Network Working Group M. Thomson
Internet-Draft Mozilla
Intended status: Standards Track G. Eriksson
Expires: May 3, 2017 C. Holmberg
October 30, 2016

Caching Secure HTTP Content using Blind Caches


A mechanism is described whereby a server can use client-selected shared cache.

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Table of Contents

1. Shared Caching for HTTPS

Shared caches allow an HTTP server to offload the responsibility for delivering certain content. Content in the shared cache can be accessed efficiently by multiple clients, saving the origin server from having to serve those requests and ensuring that clients receive responses to cached requests more quickly.

Proxy caching is the most common configuration for shared caching. A proxy cache is either explicitly configured by a client, discovered as a result of being automatically configured.

HTTPS [RFC2818] prevents the use of proxies by creating an authenticated end-to-end connection to the origin server or its gateway that is authenticated. This provides a critical protection against man-in-the-middle attacks, but it also prevents the proxy from acting as a shared cache.

Clients do not direct queries for https URIs to proxies. Clients configured with a proxy use the CONNECT pseudo-method (Section 4.3.6 of [RFC7231]) with any explicitly configured or discovered proxies to create an end-to-end tunnel. Transparent proxies are unable to intercept connections that are protected with TLS.

This document describes a method that enables shared caching for a limited set of https resources, as selected by the server. The server conditionally delegates the hosting of secure content to itself. This delegation includes a marker that signals permission for a client to send a request for an https resource via a proxy rather than insisting on an end-to-end TLS connection.

1.1. Notational Conventions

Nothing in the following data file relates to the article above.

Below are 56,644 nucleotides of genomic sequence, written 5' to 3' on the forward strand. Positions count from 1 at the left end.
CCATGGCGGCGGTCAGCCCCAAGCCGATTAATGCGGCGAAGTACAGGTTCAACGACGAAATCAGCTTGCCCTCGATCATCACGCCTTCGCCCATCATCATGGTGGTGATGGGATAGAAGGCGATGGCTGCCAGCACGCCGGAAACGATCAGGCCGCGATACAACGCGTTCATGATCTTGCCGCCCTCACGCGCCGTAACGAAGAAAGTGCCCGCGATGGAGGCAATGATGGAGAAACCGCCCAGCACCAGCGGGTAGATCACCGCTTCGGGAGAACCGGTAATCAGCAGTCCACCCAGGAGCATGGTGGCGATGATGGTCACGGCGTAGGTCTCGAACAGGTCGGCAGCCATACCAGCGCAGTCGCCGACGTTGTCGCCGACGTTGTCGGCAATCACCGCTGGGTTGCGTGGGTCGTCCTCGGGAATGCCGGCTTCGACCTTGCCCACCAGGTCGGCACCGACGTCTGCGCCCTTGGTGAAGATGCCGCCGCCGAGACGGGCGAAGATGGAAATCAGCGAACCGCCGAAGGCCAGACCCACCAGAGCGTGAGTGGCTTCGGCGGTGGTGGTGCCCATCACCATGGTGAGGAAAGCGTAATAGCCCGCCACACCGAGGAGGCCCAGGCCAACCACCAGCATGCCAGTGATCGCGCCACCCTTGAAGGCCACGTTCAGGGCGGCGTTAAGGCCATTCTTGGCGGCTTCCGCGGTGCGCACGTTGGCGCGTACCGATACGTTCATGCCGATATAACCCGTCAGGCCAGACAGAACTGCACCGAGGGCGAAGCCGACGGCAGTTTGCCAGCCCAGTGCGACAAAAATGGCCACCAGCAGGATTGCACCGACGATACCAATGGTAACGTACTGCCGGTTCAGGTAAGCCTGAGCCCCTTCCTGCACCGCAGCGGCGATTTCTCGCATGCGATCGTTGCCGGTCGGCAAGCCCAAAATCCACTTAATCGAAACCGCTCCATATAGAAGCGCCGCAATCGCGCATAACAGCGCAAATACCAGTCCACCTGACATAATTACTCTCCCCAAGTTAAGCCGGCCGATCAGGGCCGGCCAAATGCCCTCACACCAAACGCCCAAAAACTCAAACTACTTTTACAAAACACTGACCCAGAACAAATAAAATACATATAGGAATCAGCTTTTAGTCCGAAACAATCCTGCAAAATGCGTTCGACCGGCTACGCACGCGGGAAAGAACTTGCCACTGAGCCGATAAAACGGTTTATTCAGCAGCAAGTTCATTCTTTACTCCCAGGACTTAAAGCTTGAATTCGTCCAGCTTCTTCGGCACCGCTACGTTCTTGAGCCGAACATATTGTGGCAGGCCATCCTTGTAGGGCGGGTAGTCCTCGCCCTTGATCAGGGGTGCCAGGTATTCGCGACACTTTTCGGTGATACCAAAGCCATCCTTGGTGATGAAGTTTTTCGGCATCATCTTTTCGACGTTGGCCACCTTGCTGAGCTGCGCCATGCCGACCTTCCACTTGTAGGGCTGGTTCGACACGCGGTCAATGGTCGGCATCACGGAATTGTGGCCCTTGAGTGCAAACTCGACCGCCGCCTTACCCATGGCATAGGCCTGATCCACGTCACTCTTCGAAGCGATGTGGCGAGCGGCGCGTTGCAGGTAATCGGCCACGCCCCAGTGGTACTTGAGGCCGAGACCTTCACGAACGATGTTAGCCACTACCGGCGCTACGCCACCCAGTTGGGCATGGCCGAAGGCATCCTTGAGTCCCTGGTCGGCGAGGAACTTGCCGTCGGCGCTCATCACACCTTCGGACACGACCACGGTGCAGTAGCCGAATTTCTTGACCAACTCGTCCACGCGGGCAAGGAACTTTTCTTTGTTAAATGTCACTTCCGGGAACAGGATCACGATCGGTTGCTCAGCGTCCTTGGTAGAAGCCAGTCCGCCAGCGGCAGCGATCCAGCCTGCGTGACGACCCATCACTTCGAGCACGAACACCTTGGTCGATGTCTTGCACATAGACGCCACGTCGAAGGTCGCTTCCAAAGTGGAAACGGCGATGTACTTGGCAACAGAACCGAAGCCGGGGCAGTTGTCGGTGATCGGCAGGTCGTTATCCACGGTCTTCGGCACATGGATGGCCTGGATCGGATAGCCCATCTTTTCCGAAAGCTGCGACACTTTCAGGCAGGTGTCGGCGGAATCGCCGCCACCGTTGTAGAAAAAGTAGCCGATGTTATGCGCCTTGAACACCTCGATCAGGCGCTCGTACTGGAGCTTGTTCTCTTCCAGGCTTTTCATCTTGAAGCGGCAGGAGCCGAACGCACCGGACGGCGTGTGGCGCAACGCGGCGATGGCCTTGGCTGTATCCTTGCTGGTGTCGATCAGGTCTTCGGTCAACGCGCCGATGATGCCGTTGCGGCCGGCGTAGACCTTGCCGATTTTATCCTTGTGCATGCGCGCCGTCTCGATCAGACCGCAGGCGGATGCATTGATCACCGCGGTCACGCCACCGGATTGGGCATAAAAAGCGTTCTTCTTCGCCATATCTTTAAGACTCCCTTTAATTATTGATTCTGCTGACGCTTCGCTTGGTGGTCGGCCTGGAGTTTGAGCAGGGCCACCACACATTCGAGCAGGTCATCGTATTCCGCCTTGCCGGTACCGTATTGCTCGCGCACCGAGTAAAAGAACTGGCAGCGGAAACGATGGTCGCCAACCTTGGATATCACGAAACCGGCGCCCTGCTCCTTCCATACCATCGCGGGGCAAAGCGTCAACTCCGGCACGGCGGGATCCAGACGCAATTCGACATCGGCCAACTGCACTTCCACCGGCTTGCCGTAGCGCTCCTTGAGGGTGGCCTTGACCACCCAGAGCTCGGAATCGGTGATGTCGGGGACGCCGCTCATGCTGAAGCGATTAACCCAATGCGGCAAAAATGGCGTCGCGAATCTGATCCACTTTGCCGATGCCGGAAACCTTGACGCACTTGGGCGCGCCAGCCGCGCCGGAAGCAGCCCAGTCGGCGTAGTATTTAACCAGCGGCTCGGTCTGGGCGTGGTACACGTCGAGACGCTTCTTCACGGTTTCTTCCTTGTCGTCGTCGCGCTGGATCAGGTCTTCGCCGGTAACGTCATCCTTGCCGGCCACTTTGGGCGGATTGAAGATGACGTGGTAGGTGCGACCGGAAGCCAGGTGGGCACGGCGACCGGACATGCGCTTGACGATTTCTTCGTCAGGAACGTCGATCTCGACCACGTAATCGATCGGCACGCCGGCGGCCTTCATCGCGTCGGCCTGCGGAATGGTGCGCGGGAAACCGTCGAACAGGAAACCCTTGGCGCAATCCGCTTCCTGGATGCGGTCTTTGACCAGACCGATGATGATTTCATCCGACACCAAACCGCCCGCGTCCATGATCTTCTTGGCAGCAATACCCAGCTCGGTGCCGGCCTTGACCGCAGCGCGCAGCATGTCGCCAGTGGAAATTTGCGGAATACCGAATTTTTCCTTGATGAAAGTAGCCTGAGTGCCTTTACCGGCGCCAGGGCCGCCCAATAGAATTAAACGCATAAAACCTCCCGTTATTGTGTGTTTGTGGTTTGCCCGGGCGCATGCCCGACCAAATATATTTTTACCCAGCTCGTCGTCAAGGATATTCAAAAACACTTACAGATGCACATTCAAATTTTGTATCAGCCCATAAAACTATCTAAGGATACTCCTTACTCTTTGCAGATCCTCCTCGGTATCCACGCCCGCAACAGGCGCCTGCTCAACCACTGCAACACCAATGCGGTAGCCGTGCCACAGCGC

The words “MUST”, “MUST NOT”, “SHOULD”, and “MAY” are used in this document. It’s not shouting; when they are capitalized, they have the special meaning defined in [RFC2119].

This document uses the term “proxy cache” to refer to a proxy [RFC7230] that operates an HTTP cache [RFC7234].

2. Same-Host Secure Content Delegation

The secure content delegation mechanism defined in [SCD] is used to create a separate resource that contains encrypted and integrity protected content. To enable caching, the primary and secondary servers can be the same server.

A client that signals a willingness to support delegation is provided with a response that uses a proxy-enabled out-of-band encoding that behaves identically to the out-of-band encoding defined in [I-D.reschke-http-oob-encoding]. The out-of-band encoding identifies a secondary resource and implicitly indicates that the client is willing to use a proxy and that the server allows this use. The client is then able to request the secondary resource from a proxy cache rather than directly to the origin server.

In this document, the origin server is able to act in the role of the secondary server in [SCD]. However, all of the considerations that apply to having a secondary server host content apply instead to the proxy cache. Thus, integrity and confidentiality protections against the proxy cache are the primary consideration.

2.1. Signaling Presence of a Proxy

Without a clear signal from the client that a caching proxy is present, an origin server is unable to send a response with out-of-band encoding. A value of out-of-band in the Accept-Encoding header field only indicates willingness to use the secure content delegation mechanism.

A new oobp content encoding is defined. The oobp content encoding is identical to the out-of-band content encoding, with the following additional conditions:

Using a different content encoding name means that a resource using secure content delegation to a secondary server [SCD] does not inadvertently trigger a request via a proxy.

The security properties of delegation via a secondary server and via a caching proxy are similar only to the extent that a third party is involved. However, it might be the case that a secondary server has a stronger relationship with the primary server and additional constraints on its actions, such as contractual limitations. Such constraints might make it feasible to delegate to a secondary server selected by the primary server. A caching proxy might not be considered acceptable in the same way.

The oobp content encoding clearly indicates that the client is permitted to retrieve content from a proxy-cache.